Why Uber is Dying & How to Fix It

Uber is Dying.

At least, that is the current sentiment. And I agree.

While I’m less of a skeptic of Uber as compared to Deliveroo (I’ll save that for a separate article), I am still a significant skeptic of Uber’s future.

To be clear, Uber has solved a novel problem in a phenomenally creative and thoughtful way. As a Londoner, before Uber I either took the bus or didn’t go out. Uber has completely changed that, it solved a problem that I didn’t really think about as a problem before, and has been incredibly convenient on numerous occasions. So bravo for that!

But there are major problems as the recent string of crises has obviously demonstrated.

The easiest reason to be a skeptic is the pure financials of the model. Uber has been so successful at attracting riders & drivers that it has been able to suppress wages to a minimally viable price (the lesser known MVP of entrepreneurship…)

The price to take a ride is cheap. Universally cheap. But Uber’s focus on gaining a monopoly in every market at any cost means the company isn’t profitable. If it were close, we’d be hearing the rumbling of the near term IPO (Snapchat as the prime example of this scenario). But with the prices so low, how & when will Uber support a profit?

However, that is not the main reason I am a skeptic of Uber’s future.

The main reasons I’m a skeptic is Ubers lack of an understanding of what it is selling.

Uber acts as if it is selling taxi rides from A to B.


Uber is not a taxi company. Uber is a customer experience company.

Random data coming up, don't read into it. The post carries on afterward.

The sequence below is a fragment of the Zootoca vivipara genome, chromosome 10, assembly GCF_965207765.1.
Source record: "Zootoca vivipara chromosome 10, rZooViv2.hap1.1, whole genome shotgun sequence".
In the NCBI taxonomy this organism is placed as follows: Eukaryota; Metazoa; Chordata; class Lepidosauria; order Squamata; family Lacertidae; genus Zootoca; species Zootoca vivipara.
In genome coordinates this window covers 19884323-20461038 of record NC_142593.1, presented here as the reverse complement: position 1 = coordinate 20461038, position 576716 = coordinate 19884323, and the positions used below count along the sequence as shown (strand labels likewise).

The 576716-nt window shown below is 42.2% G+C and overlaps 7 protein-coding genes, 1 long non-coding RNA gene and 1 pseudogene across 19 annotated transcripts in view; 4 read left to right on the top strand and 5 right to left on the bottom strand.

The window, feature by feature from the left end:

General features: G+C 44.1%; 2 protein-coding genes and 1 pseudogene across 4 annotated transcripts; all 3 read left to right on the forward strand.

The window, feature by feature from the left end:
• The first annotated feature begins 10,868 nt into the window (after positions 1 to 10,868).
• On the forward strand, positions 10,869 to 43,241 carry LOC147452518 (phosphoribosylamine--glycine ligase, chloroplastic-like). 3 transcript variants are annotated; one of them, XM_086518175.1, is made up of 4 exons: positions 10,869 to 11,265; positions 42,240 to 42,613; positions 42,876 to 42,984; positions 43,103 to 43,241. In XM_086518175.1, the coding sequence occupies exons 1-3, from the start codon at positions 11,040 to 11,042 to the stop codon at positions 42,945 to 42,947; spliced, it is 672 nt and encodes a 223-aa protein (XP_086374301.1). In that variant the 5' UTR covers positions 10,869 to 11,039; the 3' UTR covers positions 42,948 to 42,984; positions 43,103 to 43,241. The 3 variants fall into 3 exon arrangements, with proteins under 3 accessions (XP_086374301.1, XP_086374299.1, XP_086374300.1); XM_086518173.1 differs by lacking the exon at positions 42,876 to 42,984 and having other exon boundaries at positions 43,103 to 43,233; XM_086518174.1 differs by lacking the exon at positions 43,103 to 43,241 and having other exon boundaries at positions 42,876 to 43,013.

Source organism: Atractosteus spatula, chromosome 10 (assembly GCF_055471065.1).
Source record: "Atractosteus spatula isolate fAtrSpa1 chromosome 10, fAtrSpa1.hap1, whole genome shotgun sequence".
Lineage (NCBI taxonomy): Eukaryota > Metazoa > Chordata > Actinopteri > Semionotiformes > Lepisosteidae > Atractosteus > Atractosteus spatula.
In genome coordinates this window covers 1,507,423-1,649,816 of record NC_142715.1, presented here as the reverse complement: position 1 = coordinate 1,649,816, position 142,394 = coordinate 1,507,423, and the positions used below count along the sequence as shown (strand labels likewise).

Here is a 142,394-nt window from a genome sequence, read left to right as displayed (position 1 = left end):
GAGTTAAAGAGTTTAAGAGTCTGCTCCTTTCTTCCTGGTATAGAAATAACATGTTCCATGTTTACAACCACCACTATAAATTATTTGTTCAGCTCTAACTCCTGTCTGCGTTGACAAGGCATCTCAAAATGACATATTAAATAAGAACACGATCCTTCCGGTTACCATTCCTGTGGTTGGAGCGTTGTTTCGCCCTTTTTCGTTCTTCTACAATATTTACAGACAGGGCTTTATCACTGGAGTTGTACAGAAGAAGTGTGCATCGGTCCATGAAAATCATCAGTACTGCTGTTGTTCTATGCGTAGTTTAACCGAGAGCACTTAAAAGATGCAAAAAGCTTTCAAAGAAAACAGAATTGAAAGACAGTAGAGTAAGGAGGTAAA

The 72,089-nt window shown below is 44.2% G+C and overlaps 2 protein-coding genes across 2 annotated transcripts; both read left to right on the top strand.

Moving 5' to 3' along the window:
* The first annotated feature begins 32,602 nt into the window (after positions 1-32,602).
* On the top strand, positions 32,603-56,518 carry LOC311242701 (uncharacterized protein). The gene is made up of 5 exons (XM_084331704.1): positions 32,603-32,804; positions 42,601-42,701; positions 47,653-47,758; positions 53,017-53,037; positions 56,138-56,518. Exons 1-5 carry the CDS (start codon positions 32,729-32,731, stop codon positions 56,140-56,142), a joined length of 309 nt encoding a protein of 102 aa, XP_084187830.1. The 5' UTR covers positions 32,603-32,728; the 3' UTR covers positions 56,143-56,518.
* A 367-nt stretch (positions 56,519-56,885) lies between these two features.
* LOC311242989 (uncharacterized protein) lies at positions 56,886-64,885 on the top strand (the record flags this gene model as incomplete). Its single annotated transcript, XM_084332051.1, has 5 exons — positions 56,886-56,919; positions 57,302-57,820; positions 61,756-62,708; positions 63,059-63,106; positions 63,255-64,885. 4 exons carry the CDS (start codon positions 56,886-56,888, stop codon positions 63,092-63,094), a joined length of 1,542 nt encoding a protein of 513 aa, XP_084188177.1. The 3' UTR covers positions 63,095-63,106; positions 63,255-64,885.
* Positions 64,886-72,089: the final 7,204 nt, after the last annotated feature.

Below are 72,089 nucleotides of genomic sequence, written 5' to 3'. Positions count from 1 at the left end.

At times they’ve acted like they get it — they’ve standardized cars so that they’re of a certain quality, they’ve introduced personal Spotify playlists so you can control the music, and their rating system & car tracking platform helps users feel secure.

However, these are largely secondary to what matters most: The experience between the driver and the passenger.

How many times do Uber drivers get asked about Uber?

All the time. Everyday.

The drivers are the face of the company. They are the primary controllers of the user experience. They control its future.

Not the CEO. Not the engineers. Not the investors.

The drivers.

A rating system won’t capture this metric. Plenty of times I’ve had a fantastic Uber driver who was pleasant and friendly to talk to who were upset about some aspect of Uber, normally about the prices or lack of control.

The drivers have been driving for Uber to survive, not to thrive.

And as a frequent user, I’ve noticed. And I’m not alone.

Uber either forget that users interact with drivers outside the app, or needs to learn it quick. Travis Kalanick’s, Uber’s CEO, recent outburst at one of his own drivers was an escalation of my concern of where Uber’s drivers sit within it’s value proposition.

The recent worrying allegations about sexual harassment and the bravado culture may be a further sign of their lack of focus on not only the customer experience but the employee experience as well.

They solved a problem in a phenomenally clever way, and have done so at lightning speed. That has been impressive to users & investors alike.

However, they’re not in the little league now where “talent” alone can help them to outperform others . And even though they have the technology to be successful, they currently don’t have the understanding of what they’re selling to succeed.

Personally, I hope they turn it around. I hope they find a way to build a mindful & inclusive corporate culture that helps it’s employees, which includes their drivers, to live a meaningful life where they all can enjoy the fruits of their labor.

But all of that is secondary if they can’t figure out how to get the customer experience right.

And that starts with price and ends with culture.

If your drivers can’t thrive, you will not survive. Period.

They can’t change if they don’t hear it from their customers.

If you agree, please share this article. Together, we can send a message to Uber, it’s investors, and its drivers that we are paying attention.